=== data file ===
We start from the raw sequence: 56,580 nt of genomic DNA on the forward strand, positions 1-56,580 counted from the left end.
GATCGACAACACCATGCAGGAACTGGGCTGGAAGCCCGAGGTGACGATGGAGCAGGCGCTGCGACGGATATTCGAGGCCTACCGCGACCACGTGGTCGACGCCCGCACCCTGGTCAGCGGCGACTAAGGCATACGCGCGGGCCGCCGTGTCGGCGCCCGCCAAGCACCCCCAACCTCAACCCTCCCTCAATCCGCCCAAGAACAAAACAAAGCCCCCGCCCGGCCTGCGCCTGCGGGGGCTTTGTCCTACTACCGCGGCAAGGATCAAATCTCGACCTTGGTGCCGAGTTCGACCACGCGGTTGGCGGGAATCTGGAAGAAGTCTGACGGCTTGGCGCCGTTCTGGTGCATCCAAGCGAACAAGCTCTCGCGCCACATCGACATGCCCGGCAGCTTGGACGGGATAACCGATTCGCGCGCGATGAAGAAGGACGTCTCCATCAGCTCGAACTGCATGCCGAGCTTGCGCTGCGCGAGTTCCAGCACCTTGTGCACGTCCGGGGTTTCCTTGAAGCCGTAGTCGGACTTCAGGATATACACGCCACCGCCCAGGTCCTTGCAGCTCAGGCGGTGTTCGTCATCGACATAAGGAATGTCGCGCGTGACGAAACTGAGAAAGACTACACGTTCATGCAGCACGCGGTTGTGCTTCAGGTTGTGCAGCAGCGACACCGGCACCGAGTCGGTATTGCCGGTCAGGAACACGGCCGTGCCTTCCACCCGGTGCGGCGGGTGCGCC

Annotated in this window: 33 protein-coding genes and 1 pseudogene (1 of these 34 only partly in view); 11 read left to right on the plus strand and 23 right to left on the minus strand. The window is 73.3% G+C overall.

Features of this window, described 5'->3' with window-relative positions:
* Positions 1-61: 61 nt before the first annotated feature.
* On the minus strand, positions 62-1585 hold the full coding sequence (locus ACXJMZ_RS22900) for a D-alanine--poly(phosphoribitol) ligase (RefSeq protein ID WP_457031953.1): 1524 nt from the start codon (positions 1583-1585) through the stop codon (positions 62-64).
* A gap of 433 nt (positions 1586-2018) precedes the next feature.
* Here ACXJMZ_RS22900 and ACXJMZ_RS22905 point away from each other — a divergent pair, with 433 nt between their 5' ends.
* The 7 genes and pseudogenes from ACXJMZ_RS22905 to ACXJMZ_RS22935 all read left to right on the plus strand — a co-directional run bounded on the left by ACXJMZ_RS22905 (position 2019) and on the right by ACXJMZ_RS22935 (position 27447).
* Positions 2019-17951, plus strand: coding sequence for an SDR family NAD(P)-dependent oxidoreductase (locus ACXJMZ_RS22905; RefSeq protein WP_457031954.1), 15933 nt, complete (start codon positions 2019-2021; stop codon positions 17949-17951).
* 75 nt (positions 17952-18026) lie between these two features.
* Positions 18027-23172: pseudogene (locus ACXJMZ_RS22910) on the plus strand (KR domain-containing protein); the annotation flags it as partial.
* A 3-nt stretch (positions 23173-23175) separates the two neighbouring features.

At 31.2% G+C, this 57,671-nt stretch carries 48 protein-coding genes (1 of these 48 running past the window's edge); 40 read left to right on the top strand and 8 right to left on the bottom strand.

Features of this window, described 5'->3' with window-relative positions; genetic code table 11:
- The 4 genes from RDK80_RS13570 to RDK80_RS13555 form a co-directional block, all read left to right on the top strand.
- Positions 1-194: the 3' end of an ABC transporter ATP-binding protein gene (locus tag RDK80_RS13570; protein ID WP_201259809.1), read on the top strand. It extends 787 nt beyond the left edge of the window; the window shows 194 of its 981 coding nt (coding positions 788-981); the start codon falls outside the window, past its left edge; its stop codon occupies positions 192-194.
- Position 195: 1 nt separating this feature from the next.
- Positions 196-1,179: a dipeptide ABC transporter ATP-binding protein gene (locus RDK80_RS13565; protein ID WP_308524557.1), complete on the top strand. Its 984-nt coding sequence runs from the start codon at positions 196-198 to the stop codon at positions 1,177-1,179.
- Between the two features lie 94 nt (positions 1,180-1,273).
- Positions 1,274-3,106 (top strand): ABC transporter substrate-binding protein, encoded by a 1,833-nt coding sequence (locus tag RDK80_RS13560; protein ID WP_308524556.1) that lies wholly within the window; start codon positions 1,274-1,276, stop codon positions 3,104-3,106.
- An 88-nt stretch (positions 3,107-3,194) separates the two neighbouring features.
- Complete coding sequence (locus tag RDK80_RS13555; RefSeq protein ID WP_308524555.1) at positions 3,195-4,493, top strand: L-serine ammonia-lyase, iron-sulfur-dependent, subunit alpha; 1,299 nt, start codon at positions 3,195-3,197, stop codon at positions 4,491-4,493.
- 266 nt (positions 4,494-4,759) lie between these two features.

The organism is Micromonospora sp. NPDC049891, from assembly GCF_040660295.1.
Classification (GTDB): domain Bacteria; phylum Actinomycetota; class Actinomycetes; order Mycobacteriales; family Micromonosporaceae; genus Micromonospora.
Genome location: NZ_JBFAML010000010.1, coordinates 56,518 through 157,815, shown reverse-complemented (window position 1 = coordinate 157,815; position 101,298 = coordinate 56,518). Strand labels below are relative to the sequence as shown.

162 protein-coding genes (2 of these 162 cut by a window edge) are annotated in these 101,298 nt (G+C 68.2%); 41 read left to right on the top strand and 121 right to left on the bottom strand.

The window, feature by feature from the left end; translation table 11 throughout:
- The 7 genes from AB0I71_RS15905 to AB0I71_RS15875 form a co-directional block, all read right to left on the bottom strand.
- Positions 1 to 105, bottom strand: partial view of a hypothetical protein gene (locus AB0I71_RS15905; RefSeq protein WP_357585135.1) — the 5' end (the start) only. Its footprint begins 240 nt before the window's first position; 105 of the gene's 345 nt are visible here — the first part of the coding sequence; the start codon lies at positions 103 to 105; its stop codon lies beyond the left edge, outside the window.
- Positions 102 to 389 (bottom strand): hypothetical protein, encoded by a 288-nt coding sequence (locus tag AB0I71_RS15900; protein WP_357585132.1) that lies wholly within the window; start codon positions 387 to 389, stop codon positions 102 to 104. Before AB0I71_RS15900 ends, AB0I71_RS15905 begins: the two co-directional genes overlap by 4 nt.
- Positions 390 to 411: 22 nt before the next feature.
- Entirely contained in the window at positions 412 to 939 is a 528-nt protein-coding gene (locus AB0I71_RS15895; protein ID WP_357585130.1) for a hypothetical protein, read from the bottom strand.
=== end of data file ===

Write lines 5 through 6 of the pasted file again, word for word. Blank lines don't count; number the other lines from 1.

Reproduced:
* Positions 1-61: 61 nt before the first annotated feature.
* On the minus strand, positions 62-1585 hold the full coding sequence (locus ACXJMZ_RS22900) for a D-alanine--poly(phosphoribitol) ligase (RefSeq protein ID WP_457031953.1): 1524 nt from the start codon (positions 1583-1585) through the stop codon (positions 62-64).